Real estate investing can be a great way to diversify one’s portfolio and take advantage of ever-increasing trends in the housing market. There are many ways to invest in real estate, however, which could include buying and managing a property yourself, buying into a public REIT, or purchasing shares from a company like Arrived.
Notably, each long-term rental property on Arrived is taxed as a REIT. This means that when you invest in an Arrived property, you’re getting the same tax benefits that public REITs are able to pass on to their investors.
Arrived offers investors a unique way to buy shares of rental properties and invest in the real estate market. While similar to a public REIT at first glance, there are a few very important differences that make Arrived a better choice for most investors.
Here’s a look at how Arrived is different from a public REIT and whether this is the right investment to add to your portfolio.
A real estate investment trust, or REIT, is a company that invests in and manages a variety of real estate assets. The REIT passes on tax benefits as well as dividends to its investors, who purchase shares of the REIT the same way they’d buy into a mutual fund or ETF.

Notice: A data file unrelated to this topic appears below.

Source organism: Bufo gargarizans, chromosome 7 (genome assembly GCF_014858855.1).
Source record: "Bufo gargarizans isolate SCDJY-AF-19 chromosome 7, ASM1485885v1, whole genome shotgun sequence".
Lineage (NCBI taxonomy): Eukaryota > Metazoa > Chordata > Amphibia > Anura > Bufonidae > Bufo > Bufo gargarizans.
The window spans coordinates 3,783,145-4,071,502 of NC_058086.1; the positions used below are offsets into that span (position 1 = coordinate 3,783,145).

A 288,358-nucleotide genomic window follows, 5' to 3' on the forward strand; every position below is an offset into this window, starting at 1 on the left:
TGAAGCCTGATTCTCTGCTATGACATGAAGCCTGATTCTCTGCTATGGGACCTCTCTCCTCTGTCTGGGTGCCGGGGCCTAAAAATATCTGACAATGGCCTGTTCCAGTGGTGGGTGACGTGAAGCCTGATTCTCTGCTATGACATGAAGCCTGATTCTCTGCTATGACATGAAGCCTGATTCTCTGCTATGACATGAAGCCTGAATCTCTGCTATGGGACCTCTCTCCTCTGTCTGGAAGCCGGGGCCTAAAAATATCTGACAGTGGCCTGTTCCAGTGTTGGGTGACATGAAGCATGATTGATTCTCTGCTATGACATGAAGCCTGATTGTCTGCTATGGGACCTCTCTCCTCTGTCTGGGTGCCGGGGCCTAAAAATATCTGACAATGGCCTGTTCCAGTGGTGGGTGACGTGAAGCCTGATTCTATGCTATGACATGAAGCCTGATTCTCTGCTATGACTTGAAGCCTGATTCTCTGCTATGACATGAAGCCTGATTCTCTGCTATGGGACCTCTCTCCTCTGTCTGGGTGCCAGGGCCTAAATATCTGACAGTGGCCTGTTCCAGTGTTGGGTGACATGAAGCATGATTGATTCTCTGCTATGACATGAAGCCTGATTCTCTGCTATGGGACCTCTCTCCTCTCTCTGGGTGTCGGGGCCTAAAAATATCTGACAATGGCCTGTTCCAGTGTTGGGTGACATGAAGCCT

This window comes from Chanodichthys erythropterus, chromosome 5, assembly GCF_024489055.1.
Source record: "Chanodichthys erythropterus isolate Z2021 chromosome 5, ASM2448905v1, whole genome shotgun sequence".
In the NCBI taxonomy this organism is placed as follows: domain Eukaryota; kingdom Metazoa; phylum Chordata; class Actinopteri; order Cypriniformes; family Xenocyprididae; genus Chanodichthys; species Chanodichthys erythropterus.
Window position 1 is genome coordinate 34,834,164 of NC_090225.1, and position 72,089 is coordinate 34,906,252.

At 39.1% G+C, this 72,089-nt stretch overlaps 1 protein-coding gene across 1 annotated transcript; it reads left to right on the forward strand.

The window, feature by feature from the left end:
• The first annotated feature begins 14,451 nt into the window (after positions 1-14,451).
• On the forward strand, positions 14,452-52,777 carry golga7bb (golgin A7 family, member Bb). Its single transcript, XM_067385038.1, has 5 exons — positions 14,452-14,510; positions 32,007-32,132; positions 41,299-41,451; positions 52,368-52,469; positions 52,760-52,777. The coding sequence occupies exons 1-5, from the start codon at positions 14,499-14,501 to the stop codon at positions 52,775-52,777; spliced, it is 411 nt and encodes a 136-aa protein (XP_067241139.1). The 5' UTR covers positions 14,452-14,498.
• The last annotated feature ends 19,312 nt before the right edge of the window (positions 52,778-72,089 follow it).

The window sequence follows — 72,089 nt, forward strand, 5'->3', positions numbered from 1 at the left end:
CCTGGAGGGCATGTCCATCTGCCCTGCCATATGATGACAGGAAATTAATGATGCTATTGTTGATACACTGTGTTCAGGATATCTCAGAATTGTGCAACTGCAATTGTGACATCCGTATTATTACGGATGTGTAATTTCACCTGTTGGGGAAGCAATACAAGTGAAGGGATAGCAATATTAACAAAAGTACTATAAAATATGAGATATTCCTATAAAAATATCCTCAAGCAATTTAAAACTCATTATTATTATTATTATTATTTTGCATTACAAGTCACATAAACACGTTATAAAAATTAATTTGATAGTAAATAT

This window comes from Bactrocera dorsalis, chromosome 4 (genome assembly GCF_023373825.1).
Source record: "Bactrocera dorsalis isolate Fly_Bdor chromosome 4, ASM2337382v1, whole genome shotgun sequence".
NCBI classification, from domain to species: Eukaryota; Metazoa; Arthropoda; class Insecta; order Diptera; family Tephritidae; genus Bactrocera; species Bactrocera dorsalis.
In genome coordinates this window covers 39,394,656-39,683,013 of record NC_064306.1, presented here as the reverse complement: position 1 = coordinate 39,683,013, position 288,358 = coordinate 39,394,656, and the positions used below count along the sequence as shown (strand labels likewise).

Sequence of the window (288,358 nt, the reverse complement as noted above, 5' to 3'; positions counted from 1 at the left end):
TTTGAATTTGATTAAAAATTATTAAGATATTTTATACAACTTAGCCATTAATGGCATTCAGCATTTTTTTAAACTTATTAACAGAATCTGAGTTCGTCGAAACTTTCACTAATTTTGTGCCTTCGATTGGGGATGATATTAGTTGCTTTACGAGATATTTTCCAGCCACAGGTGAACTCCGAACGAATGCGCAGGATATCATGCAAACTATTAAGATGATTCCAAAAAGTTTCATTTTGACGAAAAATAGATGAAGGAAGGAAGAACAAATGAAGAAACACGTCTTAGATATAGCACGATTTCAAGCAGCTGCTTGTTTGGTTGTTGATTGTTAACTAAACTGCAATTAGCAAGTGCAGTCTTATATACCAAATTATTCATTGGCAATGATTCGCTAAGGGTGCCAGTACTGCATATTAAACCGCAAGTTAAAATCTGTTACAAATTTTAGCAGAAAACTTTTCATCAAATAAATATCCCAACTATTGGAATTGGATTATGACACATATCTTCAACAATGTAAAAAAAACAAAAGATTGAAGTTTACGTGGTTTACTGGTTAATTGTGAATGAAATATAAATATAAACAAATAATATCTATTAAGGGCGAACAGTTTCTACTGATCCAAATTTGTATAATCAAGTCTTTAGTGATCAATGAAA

The REIT shields investors from any of the day-to-day headaches involved with researching, buying, managing, and even selling property. REIT investors only need to worry about purchasing shares and receiving dividends and appreciation over time rather than finding tenants or fixing plumbing leaks at 2 a.m.
Arrived long-term rental properties are each taxed as a REIT, allowing investors to get the same tax benefits they’d enjoy from a public REIT. This includes passthrough taxation and the Qualified Business Income deduction. And, of course, Arrived investors are able to benefit from the tax deduction of depreciation on the properties. Arrived investors will also receive passive income dividends over time as the individual properties generate a profit or are sold.
NOTE: Vacation rentals are considered ‘active’ income and, therefore, not REIT eligible. Please see your tax advisor for specific investment advice.